As for the officers getting back to serving and protecting there is a system that very few know of, or at least I didn’t know of. Taking the responsibility of acting as mental health evaluators, crisis evaluators or how ever you want to word it out of the hands of the officers…after all that is not what they are trained for…Designated Crisis Responders. These are highly trained professionals who respond to the scene of someone in mental distress or substance abuse situation and assess the person determining if they are a real danger to themselves or others. If it is determined that they are a danger, the DCR then locates a place for them to go for help. This is a 14-day program and is not voluntary. This is a very useful tool as officers are not trained for this type of assessment and often these situations escalate when they don’t need to. Please take the time to go and research this for yourself. Is it a perfect answer? No, I don’t believe that there is a perfect answer right now to any of the problems we face, but it is a start to helping take some responsibility off of the officers that should have never been put on them to begin with.
Another program Bud talked to me about is Peer Bridging. He is of the opinion that just building housing for the homeless is not going to solve the core issue. You often have to teach individuals how to deal with the obstacles that put them into homelessness to begin with. Peer bridging is a way to do just that.
Peer bridging is the concept of finding someone that has had similar life experiences as the person you are trying to help, someone that truly understands the path that person has walked and helping them walk out of the place they are in by knowing where they are because they have been in their shoes. Teaching them how to succeed and leave the old bad habits behind and have a support right from the start.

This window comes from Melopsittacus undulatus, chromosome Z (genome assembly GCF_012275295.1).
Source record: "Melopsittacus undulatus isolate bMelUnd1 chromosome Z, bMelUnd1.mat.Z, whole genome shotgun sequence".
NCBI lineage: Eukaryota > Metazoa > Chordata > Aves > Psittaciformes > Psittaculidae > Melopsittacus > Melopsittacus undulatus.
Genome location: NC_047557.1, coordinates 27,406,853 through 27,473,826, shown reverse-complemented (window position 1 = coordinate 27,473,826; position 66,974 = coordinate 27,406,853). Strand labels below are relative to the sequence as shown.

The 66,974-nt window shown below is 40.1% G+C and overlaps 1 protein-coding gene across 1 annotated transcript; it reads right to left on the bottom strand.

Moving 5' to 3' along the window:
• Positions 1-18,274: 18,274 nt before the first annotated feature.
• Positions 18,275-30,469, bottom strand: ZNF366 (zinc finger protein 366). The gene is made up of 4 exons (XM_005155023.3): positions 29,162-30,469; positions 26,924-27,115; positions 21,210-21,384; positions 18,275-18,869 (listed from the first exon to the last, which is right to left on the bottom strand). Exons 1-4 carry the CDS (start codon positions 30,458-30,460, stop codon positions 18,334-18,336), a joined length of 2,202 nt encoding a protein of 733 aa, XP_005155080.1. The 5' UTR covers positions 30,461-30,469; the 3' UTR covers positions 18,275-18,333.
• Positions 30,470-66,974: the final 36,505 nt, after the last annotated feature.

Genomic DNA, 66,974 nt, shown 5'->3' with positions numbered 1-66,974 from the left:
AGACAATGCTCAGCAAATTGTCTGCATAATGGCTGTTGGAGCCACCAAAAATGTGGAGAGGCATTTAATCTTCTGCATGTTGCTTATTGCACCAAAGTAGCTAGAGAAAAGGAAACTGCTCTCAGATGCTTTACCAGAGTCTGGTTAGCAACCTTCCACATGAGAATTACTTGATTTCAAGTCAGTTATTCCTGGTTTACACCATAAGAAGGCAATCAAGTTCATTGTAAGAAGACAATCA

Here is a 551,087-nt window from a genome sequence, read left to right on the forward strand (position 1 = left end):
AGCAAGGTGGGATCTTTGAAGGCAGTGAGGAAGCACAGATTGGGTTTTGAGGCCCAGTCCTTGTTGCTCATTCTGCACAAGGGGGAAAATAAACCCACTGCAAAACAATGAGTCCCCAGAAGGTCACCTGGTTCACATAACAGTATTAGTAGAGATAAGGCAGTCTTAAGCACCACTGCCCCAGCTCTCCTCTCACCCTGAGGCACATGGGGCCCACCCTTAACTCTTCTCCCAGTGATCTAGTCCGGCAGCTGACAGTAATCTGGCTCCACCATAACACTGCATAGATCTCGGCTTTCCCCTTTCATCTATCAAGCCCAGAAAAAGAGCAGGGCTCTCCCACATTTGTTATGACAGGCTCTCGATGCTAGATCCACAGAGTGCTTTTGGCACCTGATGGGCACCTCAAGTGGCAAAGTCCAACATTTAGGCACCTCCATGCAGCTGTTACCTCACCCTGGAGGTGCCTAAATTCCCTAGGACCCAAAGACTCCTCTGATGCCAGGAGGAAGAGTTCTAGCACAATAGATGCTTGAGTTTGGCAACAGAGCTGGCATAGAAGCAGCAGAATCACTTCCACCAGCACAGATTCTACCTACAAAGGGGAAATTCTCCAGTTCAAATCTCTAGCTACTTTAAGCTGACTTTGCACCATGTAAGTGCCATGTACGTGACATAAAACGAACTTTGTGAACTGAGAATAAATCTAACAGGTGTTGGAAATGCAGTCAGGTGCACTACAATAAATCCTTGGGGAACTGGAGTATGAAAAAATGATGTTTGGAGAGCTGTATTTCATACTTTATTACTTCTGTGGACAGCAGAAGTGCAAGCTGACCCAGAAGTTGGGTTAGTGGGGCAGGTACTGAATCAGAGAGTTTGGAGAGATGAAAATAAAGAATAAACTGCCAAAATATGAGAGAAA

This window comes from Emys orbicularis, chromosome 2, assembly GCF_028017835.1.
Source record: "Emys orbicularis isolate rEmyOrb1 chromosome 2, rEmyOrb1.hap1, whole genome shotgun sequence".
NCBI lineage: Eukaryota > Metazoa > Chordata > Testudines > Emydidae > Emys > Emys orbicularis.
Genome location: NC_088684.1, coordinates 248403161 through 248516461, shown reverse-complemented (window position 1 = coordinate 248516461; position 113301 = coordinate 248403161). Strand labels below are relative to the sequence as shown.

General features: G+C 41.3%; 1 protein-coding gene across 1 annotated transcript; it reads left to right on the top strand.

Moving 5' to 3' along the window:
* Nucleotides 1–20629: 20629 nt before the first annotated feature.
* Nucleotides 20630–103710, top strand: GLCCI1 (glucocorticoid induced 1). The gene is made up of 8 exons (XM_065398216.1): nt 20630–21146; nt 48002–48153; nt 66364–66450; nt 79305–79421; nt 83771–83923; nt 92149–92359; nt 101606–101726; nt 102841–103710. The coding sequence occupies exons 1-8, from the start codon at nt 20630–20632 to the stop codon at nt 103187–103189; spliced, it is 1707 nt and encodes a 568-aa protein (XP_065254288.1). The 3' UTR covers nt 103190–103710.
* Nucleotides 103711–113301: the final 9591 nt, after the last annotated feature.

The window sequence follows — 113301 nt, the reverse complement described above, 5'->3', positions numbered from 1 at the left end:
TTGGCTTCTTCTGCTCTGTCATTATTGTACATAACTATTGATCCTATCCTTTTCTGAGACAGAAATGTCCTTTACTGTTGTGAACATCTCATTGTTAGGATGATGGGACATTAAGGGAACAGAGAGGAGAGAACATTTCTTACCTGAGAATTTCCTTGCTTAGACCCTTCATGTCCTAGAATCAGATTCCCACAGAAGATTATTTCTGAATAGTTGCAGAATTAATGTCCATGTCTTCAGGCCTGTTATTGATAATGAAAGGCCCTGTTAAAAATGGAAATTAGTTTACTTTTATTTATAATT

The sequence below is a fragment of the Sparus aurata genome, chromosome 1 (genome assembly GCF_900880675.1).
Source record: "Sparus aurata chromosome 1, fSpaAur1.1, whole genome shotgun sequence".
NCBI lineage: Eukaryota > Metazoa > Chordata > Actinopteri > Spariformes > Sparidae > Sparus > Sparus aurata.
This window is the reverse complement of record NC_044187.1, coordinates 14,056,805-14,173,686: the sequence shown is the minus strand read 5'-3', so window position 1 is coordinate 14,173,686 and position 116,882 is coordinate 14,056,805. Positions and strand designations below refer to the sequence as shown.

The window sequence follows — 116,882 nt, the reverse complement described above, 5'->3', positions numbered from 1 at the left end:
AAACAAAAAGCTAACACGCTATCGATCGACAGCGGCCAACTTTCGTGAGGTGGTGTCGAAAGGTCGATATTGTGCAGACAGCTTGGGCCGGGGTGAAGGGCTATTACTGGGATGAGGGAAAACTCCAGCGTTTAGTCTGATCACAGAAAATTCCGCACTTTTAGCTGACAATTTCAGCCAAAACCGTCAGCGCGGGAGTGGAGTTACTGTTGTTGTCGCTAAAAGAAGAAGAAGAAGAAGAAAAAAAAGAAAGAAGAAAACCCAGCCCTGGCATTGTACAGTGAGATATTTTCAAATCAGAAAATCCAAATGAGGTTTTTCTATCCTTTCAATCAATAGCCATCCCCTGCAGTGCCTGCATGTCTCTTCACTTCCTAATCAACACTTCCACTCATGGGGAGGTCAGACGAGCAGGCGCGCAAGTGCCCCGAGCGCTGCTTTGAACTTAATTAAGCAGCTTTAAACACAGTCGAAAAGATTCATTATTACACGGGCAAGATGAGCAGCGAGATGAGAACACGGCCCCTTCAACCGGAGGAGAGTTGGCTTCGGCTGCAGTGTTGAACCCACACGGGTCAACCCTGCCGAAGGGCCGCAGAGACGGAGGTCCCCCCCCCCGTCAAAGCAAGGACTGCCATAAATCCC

Peer Bridging can be a long term/permanent answer to the homelessness problem at a much lower cost than just throwing up housing at millions of dollars of tax payers money only to have the person move in with no real plan of success. If you get a chance to talk to Bud, ask him about Peer Bridging, he is passionate about it and I truly believe it is something that can really work well. People helping people.
At the core of it all that is what Bud Blake is about, helping the people of Thurston County, of this state, of this country. He believes in the constitution and bill of rights that our founding fathers framed for us and that were all should be able to enjoy the freedoms that they penned those documents to protect. Bud has a warm smile that is from the heart and a genuine drive to help and give to his neighbor. He took an oath when he joined the military to serve and protect…he is still honoring that oath today.
I am glad I listened to that voice that told me to stop and talk to the man waving the sign that day, because if I hadn’t I would have missed an opportunity to meet a very kind and interesting man who I think can do a lot for Thurston County, who can do a lot for his country still. I also would have missed out on making a new friend and discovering one of the best BLT sandwiches in Tenino.